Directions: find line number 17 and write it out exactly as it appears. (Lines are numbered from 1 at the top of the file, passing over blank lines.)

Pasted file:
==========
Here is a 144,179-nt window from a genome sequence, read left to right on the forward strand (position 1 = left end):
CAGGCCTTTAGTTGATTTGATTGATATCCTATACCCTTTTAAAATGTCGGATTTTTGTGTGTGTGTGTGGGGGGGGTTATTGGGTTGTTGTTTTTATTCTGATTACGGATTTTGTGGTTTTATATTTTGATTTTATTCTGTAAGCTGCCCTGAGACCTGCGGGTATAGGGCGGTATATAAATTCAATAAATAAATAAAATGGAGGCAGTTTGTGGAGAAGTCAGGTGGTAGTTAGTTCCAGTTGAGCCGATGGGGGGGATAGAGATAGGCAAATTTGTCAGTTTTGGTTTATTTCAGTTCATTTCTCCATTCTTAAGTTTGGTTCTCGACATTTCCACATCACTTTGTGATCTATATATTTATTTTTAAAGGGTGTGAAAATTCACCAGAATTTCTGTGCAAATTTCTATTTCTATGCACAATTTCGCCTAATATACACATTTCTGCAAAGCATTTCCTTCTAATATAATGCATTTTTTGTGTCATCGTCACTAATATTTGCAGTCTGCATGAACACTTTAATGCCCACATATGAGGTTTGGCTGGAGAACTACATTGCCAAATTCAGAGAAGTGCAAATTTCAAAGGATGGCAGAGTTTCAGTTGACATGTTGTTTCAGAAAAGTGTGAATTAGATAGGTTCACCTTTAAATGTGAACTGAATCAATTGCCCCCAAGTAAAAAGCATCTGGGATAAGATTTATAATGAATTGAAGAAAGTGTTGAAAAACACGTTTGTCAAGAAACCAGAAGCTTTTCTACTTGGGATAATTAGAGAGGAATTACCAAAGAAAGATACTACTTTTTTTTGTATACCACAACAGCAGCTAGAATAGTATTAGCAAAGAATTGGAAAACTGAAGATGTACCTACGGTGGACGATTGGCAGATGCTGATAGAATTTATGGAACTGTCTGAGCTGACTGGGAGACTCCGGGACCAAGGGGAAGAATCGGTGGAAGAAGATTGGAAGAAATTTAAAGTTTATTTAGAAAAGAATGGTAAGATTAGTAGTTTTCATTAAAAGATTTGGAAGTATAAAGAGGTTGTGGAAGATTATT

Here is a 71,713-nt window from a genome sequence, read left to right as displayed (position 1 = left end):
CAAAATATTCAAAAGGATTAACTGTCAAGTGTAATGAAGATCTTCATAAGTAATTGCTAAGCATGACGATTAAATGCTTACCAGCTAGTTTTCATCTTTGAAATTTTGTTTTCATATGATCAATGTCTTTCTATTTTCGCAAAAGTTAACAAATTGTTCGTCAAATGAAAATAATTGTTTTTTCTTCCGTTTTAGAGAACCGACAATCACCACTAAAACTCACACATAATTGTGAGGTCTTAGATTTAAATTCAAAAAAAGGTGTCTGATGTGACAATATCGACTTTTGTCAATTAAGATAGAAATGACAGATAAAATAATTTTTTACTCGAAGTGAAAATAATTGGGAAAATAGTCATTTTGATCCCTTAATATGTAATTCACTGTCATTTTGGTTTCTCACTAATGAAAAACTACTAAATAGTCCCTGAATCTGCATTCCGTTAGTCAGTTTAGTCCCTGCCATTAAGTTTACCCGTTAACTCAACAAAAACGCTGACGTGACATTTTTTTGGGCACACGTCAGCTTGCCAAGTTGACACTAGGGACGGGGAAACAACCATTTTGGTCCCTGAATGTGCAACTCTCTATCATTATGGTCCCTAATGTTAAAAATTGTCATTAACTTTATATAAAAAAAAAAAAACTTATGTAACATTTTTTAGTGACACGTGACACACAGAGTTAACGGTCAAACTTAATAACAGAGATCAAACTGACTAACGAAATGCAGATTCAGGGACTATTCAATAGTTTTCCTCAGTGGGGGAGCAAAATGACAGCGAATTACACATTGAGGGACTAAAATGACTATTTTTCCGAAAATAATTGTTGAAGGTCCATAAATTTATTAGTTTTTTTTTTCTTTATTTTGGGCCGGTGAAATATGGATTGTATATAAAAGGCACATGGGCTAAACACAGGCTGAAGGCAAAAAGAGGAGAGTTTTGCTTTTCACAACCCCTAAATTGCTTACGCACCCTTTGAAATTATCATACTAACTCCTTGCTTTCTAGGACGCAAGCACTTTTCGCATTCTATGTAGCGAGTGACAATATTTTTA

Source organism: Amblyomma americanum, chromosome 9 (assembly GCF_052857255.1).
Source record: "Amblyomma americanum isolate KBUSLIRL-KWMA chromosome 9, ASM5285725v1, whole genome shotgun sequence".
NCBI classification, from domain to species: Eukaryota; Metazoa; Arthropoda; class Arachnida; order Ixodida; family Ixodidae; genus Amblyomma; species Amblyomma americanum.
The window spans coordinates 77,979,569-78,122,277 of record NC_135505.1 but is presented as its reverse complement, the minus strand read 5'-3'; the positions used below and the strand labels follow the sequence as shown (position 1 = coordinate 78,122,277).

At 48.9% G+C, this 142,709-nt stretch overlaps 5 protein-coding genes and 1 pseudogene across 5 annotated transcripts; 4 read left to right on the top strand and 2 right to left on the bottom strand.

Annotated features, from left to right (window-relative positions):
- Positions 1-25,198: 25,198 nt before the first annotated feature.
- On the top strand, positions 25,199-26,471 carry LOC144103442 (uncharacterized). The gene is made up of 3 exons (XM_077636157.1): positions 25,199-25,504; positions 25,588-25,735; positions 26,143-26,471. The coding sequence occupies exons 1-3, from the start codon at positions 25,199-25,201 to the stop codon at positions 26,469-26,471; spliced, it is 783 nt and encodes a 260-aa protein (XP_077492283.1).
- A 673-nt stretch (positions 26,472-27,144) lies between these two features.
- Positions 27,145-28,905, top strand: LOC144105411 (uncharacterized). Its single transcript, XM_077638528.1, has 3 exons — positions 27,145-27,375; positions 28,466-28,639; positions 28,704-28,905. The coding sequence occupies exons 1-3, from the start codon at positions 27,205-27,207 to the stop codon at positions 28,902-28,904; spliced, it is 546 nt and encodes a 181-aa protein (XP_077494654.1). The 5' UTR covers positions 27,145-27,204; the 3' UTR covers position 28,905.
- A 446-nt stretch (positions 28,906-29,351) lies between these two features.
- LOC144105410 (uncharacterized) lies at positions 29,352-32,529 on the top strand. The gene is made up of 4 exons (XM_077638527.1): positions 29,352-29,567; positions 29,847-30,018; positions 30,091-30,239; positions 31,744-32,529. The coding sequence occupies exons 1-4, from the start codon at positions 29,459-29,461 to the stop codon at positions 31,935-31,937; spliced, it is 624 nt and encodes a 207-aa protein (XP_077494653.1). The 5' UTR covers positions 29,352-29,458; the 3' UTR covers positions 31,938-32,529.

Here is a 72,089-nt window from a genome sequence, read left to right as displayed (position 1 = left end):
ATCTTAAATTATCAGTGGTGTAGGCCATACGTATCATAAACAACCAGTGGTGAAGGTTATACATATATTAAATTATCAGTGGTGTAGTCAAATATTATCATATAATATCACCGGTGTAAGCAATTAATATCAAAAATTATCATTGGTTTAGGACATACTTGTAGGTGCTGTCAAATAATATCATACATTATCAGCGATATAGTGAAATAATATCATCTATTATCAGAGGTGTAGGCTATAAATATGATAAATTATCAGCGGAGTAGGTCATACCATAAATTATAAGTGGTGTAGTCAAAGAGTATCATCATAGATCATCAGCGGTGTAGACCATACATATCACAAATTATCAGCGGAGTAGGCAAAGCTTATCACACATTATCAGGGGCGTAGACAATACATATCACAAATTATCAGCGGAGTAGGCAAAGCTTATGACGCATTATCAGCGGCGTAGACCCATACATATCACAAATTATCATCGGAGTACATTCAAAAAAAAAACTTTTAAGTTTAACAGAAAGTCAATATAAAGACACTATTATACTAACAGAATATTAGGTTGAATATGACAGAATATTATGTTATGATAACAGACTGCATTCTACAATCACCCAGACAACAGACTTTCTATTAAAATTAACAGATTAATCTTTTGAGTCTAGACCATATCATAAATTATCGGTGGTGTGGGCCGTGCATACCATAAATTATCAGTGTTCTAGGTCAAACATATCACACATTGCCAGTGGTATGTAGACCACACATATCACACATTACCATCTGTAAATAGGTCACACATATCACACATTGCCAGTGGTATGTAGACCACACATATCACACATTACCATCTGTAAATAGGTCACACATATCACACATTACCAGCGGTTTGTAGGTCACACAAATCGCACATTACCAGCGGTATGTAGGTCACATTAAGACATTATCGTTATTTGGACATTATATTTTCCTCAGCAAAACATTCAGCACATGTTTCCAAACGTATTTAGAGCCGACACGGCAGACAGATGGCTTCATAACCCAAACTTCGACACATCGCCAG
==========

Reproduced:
Here is a 72,089-nt window from a genome sequence, read left to right as displayed (position 1 = left end):